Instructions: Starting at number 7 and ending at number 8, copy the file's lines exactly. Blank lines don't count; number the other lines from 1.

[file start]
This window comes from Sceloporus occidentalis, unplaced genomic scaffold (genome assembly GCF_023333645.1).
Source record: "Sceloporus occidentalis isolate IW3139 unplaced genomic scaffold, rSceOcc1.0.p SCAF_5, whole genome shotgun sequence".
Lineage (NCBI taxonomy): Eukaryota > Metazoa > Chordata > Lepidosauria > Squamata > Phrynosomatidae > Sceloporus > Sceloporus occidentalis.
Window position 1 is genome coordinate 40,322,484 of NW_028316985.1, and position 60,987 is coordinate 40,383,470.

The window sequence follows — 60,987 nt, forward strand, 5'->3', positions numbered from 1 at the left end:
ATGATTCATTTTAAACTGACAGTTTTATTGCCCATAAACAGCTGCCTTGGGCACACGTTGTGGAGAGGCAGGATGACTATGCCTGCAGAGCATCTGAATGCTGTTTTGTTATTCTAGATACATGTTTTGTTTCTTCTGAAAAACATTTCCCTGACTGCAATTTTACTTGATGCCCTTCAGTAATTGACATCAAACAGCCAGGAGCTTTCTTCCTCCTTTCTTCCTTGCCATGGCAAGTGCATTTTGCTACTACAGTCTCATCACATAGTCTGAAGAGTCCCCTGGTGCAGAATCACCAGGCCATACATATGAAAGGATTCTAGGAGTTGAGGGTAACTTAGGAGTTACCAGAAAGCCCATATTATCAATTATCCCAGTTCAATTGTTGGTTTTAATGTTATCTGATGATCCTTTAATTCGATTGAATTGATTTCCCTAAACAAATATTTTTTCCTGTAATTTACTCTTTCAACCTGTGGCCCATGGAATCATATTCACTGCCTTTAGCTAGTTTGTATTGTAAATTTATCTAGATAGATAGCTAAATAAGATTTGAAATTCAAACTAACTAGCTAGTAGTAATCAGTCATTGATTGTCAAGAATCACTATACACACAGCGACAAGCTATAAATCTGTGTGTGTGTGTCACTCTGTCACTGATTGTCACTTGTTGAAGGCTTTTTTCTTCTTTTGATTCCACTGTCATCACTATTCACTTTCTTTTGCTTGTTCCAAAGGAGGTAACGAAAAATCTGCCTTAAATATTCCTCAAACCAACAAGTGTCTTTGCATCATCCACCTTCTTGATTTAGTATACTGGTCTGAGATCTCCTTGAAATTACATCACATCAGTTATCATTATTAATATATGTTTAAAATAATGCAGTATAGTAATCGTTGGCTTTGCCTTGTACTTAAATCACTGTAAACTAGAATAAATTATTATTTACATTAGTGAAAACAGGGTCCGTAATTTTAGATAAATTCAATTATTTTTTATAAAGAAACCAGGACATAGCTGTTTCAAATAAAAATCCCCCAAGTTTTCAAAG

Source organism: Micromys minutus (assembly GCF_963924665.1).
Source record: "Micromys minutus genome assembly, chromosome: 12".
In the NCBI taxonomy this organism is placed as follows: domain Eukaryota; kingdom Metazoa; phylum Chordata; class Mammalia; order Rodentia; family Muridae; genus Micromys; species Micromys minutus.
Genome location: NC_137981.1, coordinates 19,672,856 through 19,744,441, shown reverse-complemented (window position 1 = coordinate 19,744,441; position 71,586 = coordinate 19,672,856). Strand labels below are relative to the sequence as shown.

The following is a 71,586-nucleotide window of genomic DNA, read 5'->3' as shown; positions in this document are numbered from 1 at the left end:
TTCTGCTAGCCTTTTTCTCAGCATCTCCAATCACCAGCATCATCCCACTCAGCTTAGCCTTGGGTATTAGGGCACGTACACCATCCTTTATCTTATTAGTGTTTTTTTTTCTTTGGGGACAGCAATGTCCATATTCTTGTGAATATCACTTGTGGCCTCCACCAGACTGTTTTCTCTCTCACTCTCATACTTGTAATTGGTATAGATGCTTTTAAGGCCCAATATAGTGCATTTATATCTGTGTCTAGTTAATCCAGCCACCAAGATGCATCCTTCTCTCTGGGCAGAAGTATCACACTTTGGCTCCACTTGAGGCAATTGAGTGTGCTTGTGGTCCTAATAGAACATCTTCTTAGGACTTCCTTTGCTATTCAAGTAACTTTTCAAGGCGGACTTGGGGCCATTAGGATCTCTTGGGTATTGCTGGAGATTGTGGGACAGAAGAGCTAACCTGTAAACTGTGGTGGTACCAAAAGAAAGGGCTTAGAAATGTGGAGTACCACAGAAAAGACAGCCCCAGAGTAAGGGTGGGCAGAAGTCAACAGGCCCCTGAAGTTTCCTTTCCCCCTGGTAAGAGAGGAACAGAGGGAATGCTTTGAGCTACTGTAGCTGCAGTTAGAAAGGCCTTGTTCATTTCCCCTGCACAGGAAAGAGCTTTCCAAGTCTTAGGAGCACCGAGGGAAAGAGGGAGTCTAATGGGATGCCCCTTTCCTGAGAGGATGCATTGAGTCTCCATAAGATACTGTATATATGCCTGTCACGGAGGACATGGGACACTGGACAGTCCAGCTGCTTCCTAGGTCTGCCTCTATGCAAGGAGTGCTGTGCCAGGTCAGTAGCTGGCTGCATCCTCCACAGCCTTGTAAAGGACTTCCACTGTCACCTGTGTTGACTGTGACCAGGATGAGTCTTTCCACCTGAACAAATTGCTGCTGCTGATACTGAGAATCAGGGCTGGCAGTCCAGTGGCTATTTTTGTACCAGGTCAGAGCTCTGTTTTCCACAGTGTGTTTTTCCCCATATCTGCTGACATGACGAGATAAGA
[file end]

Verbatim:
Source organism: Micromys minutus (assembly GCF_963924665.1).
Source record: "Micromys minutus genome assembly, chromosome: 12".